01 April 2020


If third-country nationals, i.e. persons outside the EU/EFTA area, wish to establish a residence in Switzerland without pursuing gainful employment, they must meet various requirements under the Federal Act on Foreign Nationals and Integration ("FNIA") and the Ordinance on Admission, Residence and Gainful Employment ("OASA"). No permit is required for a residence not exceeding 90 days (within a reference period of 180 days) as a tourist, but any visa requirements must be complied with. If a longer stay without gainful employment is planned, a permit must be obtained for this purpose, which must be applied for before entering Switzerland at the cantonal migration office responsible for the intended place of residence.

The conditions for granting a permit vary depending on the purpose of the stay. This blog provides an overview of the possibilities of residence without gainful employment for education and further training purposes, for medical reasons and for pensioners. Please note that there is no entitlement to the granting of permits.

Residence for education and further training purposes

Third-country nationals may pursue education or further training in Switzerland (Art. 27 FNIA). However, a stay for education or further training should not be used to circumvent the stricter admission requirements. For this reason, the granting of a permit requires, among other things, confirmation from the school or university management that the education or further training can be taken up. In addition, the persons concerned must meet the personal and educational requirements as well as have accommodation that meets their needs and sufficient financial resources. According to the Migration Office of the Canton of Zurich, CHF 21,000 for twelve months is regarded as sufficient financial resources for living and appropriate accommodation.

Residence for the purpose of education or further training is generally granted for a maximum duration of eight years. It is a temporary stay, which is why the person concerned must also have the will to leave Switzerland again (Art. 5(2) FNIA). There must therefore be no evidence to suggest that the person concerned intends not only to stay temporarily but also - in circumvention of the admission regulations - to stay permanently. In this context, particular consideration is therefore given to age, family situation and previous education, as well as the labor market in the country of origin. The permit requirements are increased accordingly if the person in question comes from a country to which forced repatriation is considered difficult or impossible. If the person wishes to remain in Switzerland after completing his or her education and thus the purpose of the residence, he or she must apply for a new permit (Art. 54 OASA).

Residence for medical reasons

The residence of third-country nationals (without gainful employment) for medical treatment requires that sufficient financial resources are available and that their return is secured (Art. 29 FNIA). In this context, it is advisable to submit a medical certificate stating the treatment required and the expected duration of treatment.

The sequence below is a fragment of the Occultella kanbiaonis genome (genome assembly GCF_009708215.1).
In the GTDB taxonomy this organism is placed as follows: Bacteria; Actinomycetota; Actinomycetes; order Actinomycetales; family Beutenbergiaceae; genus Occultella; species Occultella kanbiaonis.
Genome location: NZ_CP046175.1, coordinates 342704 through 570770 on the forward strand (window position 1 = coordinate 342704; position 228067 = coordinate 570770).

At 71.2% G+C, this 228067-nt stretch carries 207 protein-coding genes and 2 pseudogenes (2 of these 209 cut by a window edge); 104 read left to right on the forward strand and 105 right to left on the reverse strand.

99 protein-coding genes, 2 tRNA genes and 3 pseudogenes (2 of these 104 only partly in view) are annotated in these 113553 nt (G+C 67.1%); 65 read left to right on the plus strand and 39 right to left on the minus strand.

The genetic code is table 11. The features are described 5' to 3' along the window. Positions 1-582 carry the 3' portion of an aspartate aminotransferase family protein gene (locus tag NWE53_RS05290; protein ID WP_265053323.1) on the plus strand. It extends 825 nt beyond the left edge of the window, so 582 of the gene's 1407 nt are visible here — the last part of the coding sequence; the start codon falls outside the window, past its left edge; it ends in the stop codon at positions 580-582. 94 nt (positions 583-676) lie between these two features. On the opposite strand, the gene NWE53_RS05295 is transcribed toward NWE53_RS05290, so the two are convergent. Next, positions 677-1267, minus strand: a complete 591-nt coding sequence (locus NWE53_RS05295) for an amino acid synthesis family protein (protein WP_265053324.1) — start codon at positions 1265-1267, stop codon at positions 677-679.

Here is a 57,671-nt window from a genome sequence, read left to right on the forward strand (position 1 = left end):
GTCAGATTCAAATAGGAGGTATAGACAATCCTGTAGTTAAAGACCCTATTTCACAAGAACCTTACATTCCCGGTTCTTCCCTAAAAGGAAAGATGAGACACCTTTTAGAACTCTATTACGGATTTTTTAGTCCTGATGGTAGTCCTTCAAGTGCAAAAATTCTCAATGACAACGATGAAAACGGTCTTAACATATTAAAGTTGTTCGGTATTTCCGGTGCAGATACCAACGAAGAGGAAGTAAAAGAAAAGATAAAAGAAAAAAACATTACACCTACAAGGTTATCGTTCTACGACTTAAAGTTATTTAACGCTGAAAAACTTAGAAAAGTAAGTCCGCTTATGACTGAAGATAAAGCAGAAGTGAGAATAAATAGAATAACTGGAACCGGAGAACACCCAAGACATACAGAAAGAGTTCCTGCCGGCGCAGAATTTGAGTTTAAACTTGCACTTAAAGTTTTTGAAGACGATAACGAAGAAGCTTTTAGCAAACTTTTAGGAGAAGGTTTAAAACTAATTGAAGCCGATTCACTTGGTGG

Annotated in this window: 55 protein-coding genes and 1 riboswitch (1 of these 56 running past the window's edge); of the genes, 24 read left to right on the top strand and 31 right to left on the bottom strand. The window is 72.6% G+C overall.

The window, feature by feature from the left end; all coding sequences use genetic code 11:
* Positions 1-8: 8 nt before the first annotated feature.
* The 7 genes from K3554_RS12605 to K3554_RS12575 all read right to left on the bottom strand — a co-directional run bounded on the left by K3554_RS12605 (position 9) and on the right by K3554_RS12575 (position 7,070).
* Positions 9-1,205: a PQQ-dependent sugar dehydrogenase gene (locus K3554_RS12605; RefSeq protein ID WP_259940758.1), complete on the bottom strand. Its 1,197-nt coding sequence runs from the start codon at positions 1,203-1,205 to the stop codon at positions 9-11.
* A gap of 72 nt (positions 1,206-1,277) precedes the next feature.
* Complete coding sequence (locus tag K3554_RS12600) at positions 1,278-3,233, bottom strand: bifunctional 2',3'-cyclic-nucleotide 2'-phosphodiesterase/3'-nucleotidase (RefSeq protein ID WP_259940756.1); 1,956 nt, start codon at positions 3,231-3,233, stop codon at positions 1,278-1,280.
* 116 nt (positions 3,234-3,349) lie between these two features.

Residence as a pensioner

Pensioners may be admitted for residence under the following conditions: They are at least 55 years old, have special personal and socio-cultural relations with Switzerland, have the necessary financial resources and are not engaged in any gainful employment, either in Switzerland or abroad (Art. 28 FNIA; Art. 25 OASA). The necessary financial resources are deemed to be present if they exceed the amount that entitles a Swiss citizen to receive supplementary benefits. Special personal relations with Switzerland are to be affirmed in particular if proof can be furnished of longer previous stays in Switzerland or close relations with relatives in Switzerland exist. However, according to the case law of the Swiss Federal Administrative Court, the fact that a close relationship exists with a relative in Switzerland is not in itself sufficient. Rather, there must be an autonomous relationship with Switzerland that is independent of the relatives, such as connections to the local community or direct contacts with the local population (BVGer ruling C-6349/2010 of January 14, 2013, para. 9.2.3). The authorities are very strict when considering personal relations with Switzerland.

Derogations from the admission requirements

Under certain circumstances, third-country nationals may invoke a serious case of personal hardship for a derogation from the admission requirements described above (Art. 30(1)(b) FNIA). Thus, in certain cases, a right of presence can be derived from Art. 8 ECHR, which guarantees the protection of family life. According to the Swiss Federal Supreme Court, the family relationship which, on the basis of Art. 8 ECHR, could provide such a right, is primarily the relationship between spouses or between parents and minor children living in the same household. If, on the other hand, it concerns persons who do not belong to the actual nuclear family, a family relationship worthy of protection presupposes that the foreigner applying for the permit is dependent on the person entitled to be present in Switzerland. Regardless of age, dependency can also result from special care or nursing needs, as in the case of physical or mental disabilities (cf. BGE 120 Ib 257, para. 1d et seq., p. 260 et seq.).

Do you have any further questions on the requirements for third-country nationals regarding residence in Switzerland without gainful employment? Our Immigration Team will be happy to advise you.

Authors: Ann Sofie Benz, Aleksandra Simic

Topics: ImmigrationThird-country nationalsResidence permit without gainful employment


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